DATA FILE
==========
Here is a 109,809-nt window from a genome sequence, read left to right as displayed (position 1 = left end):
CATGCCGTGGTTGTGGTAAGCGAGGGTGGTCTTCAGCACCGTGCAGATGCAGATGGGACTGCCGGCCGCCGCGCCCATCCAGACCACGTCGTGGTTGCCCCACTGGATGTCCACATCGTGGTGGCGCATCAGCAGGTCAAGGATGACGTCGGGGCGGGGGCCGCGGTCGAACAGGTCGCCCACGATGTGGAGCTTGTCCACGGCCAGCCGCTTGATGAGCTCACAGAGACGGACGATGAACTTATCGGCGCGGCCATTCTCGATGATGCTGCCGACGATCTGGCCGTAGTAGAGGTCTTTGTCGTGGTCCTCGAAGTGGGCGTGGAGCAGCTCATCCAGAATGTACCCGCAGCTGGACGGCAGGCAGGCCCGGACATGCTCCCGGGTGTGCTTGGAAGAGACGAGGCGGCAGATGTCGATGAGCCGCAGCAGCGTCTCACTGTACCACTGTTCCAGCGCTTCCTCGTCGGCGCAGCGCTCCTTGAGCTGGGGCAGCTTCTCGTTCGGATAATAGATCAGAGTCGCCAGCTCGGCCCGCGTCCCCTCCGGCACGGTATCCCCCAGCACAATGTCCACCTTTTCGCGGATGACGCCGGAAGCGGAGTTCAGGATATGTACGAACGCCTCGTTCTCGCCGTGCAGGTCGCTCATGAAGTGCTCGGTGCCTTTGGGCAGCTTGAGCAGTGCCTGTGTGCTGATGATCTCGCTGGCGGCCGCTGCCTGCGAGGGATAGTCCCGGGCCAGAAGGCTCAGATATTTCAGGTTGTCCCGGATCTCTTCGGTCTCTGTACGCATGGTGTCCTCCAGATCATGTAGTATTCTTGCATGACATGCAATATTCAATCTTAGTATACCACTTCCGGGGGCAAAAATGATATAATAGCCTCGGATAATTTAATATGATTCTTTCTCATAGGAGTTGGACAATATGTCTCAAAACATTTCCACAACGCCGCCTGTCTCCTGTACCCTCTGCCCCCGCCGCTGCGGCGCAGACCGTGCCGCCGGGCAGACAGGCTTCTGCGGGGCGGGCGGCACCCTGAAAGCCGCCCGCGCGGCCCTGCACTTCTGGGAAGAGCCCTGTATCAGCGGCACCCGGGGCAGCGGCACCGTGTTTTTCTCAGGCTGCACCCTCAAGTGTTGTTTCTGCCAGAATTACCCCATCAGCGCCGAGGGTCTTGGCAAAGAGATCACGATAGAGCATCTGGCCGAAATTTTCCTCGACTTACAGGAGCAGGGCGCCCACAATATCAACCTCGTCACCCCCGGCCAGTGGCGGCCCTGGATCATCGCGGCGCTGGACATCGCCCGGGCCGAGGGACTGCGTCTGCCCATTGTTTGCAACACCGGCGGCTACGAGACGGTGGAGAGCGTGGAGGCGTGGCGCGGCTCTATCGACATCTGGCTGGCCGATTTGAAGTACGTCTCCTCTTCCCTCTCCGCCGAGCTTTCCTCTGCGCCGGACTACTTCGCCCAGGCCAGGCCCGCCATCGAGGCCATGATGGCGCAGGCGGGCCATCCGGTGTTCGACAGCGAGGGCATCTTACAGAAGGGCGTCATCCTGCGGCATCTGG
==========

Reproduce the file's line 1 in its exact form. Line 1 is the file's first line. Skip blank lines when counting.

Here is a 109,809-nt window from a genome sequence, read left to right as displayed (position 1 = left end):